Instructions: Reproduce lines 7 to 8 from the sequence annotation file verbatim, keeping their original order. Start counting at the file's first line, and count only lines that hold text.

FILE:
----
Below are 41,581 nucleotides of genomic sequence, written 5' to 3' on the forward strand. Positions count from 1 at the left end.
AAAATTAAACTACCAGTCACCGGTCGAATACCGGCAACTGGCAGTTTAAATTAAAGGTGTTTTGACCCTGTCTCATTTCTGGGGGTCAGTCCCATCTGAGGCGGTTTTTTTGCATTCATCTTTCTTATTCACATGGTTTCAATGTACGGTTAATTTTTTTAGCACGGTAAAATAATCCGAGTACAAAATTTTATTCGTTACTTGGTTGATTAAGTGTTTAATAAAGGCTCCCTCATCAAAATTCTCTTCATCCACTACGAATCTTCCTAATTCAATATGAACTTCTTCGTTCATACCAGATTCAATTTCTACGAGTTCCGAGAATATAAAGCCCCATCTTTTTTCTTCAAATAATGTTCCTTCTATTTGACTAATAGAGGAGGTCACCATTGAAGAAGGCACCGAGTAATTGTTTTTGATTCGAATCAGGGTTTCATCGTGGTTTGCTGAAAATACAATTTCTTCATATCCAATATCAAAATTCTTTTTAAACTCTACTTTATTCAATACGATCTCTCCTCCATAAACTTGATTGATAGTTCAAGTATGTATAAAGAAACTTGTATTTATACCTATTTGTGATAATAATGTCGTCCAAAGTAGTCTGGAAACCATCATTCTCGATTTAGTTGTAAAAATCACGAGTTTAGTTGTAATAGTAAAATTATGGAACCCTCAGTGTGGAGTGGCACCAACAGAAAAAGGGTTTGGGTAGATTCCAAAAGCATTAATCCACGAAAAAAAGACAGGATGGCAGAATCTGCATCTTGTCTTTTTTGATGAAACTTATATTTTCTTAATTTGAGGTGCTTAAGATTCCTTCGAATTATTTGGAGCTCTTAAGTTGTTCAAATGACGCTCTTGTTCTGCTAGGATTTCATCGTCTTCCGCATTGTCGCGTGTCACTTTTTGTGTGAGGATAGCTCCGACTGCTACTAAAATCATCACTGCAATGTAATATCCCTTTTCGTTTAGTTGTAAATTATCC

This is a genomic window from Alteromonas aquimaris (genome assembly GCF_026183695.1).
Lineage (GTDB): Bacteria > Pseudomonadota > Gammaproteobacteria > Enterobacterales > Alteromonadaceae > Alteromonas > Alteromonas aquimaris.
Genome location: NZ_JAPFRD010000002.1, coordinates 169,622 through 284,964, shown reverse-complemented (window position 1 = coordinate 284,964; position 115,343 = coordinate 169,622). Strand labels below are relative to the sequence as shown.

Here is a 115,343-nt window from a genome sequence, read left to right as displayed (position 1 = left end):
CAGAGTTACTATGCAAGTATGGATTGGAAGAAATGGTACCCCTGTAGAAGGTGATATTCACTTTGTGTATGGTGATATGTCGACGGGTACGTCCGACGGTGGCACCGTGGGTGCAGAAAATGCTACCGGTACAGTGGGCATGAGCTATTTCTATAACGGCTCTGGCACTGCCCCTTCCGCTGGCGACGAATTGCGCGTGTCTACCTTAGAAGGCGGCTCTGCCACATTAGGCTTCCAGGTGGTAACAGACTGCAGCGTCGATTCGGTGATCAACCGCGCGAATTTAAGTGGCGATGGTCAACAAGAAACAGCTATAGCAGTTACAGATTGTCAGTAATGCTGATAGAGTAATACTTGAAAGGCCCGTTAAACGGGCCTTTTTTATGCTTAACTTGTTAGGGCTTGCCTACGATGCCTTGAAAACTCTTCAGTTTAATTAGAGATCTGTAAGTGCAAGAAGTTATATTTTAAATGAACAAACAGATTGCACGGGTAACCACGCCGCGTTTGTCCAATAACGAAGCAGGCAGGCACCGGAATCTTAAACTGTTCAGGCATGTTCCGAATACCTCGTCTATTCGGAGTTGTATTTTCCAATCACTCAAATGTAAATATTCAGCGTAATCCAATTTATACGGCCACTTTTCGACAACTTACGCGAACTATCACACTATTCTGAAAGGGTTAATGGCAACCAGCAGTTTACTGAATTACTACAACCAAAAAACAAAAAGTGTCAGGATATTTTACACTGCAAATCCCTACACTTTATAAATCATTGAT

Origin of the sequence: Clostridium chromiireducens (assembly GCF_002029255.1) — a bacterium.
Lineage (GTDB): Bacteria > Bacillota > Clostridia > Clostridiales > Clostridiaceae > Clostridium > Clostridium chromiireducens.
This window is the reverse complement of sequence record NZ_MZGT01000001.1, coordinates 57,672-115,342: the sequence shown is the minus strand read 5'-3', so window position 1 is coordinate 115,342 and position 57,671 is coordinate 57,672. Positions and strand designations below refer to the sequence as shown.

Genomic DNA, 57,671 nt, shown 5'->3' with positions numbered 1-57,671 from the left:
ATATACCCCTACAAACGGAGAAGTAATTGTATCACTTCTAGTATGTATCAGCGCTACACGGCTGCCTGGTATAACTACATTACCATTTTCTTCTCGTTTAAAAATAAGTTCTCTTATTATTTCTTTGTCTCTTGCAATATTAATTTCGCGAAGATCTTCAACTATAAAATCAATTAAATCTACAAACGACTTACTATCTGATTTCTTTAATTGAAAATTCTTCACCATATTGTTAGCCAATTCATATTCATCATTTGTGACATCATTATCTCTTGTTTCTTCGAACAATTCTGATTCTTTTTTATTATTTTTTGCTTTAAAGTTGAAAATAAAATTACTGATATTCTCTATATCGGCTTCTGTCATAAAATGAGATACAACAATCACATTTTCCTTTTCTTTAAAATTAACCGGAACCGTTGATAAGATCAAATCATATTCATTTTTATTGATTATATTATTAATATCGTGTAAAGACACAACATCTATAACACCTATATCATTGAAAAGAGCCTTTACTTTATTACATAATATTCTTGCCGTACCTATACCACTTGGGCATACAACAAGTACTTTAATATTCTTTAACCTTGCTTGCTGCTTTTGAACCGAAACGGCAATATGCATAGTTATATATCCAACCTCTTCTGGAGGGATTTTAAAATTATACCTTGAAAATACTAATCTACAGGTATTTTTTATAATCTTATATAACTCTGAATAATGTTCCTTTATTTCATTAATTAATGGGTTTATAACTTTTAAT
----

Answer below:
CAGAGTTACTATGCAAGTATGGATTGGAAGAAATGGTACCCCTGTAGAAGGTGATATTCACTTTGTGTATGGTGATATGTCGACGGGTACGTCCGACGGTGGCACCGTGGGTGCAGAAAATGCTACCGGTACAGTGGGCATGAGCTATTTCTATAACGGCTCTGGCACTGCCCCTTCCGCTGGCGACGAATTGCGCGTGTCTACCTTAGAAGGCGGCTCTGCCACATTAGGCTTCCAGGTGGTAACAGACTGCAGCGTCGATTCGGTGATCAACCGCGCGAATTTAAGTGGCGATGGTCAACAAGAAACAGCTATAGCAGTTACAGATTGTCAGTAATGCTGATAGAGTAATACTTGAAAGGCCCGTTAAACGGGCCTTTTTTATGCTTAACTTGTTAGGGCTTGCCTACGATGCCTTGAAAACTCTTCAGTTTAATTAGAGATCTGTAAGTGCAAGAAGTTATATTTTAAATGAACAAACAGATTGCACGGGTAACCACGCCGCGTTTGTCCAATAACGAAGCAGGCAGGCACCGGAATCTTAAACTGTTCAGGCATGTTCCGAATACCTCGTCTATTCGGAGTTGTATTTTCCAATCACTCAAATGTAAATATTCAGCGTAATCCAATTTATACGGCCACTTTTCGACAACTTACGCGAACTATCACACTATTCTGAAAGGGTTAATGGCAACCAGCAGTTTACTGAATTACTACAACCAAAAAACAAAAAGTGTCAGGATATTTTACACTGCAAATCCCTACACTTTATAAATCATTGAT

Origin of the sequence: Clostridium chromiireducens (assembly GCF_002029255.1) — a bacterium.